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core of a ring

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Definition

Core of a ring

Definition

(core of a ring)
For RR a unital commutative ring, its core is the following sub-ring of the tensor product of abelian groups R RR \otimes_{{}_{\mathbb{Z}}} R:

cR{rR|1r=r1R R} c R \;\coloneqq\; \Big\{ \, r \in R \,\left\vert\, 1 \otimes r \,=\, r \otimes 1 \;\in\; R \otimes_{{}_{\mathbb{Z}}} R \right. \, \Big\}

(Bousfield & Kan 1972, Sec. 1)

Remark

(core as equalizer and as regular image)
In category-theoretic terminology, Def. describes the equalizer (Bousfield 1979, 6.4)

cRequRAAAAAAR R, c R \xrightarrow{\;equ\;} R \overset{\phantom{AAAAAA}}\rightrightarrows R \otimes_{{}_{\mathbb{Z}}} R \,,

where the top morphism is

RReidRR R \;\simeq\; \mathbb{Z} \otimes R \xrightarrow{e \otimes id} R \otimes R

and the bottom one is

RRideRR, R \;\simeq\; R \otimes \mathbb{Z} \xrightarrow{\;id \otimes e\;} R \otimes R \,,

with

(1) e R 1 1 \array{ \mathbb{Z} &\xrightarrow{ \;e\; } & R \\ 1 &\mapsto& 1 }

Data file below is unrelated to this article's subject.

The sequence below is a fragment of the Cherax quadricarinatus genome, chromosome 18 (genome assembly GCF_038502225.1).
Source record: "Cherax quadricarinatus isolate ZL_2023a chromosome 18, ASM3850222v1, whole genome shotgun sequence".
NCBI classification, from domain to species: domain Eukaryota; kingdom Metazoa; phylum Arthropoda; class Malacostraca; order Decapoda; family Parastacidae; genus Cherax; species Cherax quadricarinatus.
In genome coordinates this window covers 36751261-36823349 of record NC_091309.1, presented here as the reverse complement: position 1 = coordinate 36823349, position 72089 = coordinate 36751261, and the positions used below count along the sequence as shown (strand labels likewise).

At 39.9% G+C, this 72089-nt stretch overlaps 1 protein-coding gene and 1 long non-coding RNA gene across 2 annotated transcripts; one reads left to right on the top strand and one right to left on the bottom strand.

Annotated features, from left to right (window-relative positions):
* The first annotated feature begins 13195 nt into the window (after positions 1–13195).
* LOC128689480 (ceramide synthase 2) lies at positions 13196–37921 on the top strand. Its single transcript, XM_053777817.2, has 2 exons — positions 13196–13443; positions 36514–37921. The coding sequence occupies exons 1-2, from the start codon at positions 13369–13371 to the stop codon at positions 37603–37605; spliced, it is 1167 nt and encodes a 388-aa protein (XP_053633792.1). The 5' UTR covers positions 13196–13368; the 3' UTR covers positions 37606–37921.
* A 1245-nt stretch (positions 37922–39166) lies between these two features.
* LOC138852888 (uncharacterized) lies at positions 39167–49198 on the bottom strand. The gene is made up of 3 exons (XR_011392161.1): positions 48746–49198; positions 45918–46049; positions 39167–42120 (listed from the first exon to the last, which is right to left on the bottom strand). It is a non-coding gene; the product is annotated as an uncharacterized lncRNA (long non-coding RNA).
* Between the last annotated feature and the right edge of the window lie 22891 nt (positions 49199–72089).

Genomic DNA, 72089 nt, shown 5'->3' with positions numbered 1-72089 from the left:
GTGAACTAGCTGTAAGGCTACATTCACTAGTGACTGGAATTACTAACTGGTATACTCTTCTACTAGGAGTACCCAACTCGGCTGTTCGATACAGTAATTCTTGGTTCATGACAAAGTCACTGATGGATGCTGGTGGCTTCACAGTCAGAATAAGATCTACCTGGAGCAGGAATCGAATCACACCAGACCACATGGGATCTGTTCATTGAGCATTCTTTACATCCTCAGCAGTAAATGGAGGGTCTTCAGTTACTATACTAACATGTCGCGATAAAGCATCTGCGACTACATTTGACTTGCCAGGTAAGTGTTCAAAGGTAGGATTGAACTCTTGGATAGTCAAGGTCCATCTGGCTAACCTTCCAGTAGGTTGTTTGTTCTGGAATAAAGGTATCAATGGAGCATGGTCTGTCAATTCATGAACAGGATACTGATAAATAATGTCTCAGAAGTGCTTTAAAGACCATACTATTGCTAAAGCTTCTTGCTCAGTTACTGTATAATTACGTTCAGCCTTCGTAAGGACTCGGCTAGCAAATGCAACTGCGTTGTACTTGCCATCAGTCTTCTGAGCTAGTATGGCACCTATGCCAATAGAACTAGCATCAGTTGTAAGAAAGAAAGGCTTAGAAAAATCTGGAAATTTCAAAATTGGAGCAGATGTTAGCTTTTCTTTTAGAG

denoting the unique ring homomorphism form the commutative ring of integers, which is the initial object in CommutativeRings.

Observing (by this Prop.) that the tensor product of abelian groups R RR \otimes_{{}_{\mathbb{Z}}} R equipped with its canonically induced commutative ring structure is the coproduct in CommutativeRings

R RRR R \otimes_{{}_{\mathbb{Z}}} R \;\simeq\; R \sqcup R

this means equivalently that the core is the equalizer of the two coprojections into the coproduct:

cRequRAAAAAARRRR, c R \xrightarrow{\;equ\;} R \overset{\phantom{AAAAAA}}\rightrightarrows R \sqcup R \;\simeq\; R \underset{\mathbb{Z}}{\coprod} R \,,

hence – since \mathbb{Z} is the initial object in CommutativeRings – into the cofiber coproduct of eR\mathbb{Z} \xrightarrow{e} R (1) with itself.

In this form, the core is manifestly (here) the regular image of the initial morphism eR\mathbb{Z} \xrightarrow{e} R:

cRIm reg(eR)AAR, c R \;\simeq\; Im_{reg} \left( \mathbb{Z} \xrightarrow{e} R \right) \xhookrightarrow{\phantom{AA}} R \,,

hence the smallest regular monomorphism into RR in the category of CommutativeRings.

Remark

(geometric interpretation)
By duality between algebra and geometry, we may think of the opposite category CommutativeRings opCommutativeRings^{op} as that of affine arithmetic schemes. Here for RCRingR \in CRing we write Spec(R)Spec(R) for the same object, but regarded in CRing opCRing^{op}.